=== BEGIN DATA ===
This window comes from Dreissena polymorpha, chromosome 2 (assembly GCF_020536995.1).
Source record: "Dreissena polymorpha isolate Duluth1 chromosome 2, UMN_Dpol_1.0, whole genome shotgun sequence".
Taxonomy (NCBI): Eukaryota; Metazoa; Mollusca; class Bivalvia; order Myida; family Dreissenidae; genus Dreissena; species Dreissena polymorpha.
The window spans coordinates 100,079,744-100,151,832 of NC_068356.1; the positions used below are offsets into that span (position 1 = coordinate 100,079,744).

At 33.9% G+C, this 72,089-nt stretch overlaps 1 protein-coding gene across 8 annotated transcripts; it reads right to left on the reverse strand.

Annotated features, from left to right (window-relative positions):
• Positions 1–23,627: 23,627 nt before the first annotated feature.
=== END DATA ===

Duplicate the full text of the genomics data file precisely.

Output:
This window comes from Dreissena polymorpha, chromosome 2 (assembly GCF_020536995.1).
Source record: "Dreissena polymorpha isolate Duluth1 chromosome 2, UMN_Dpol_1.0, whole genome shotgun sequence".
Taxonomy (NCBI): Eukaryota; Metazoa; Mollusca; class Bivalvia; order Myida; family Dreissenidae; genus Dreissena; species Dreissena polymorpha.
The window spans coordinates 100,079,744-100,151,832 of NC_068356.1; the positions used below are offsets into that span (position 1 = coordinate 100,079,744).

At 33.9% G+C, this 72,089-nt stretch overlaps 1 protein-coding gene across 8 annotated transcripts; it reads right to left on the reverse strand.

Annotated features, from left to right (window-relative positions):
• Positions 1–23,627: 23,627 nt before the first annotated feature.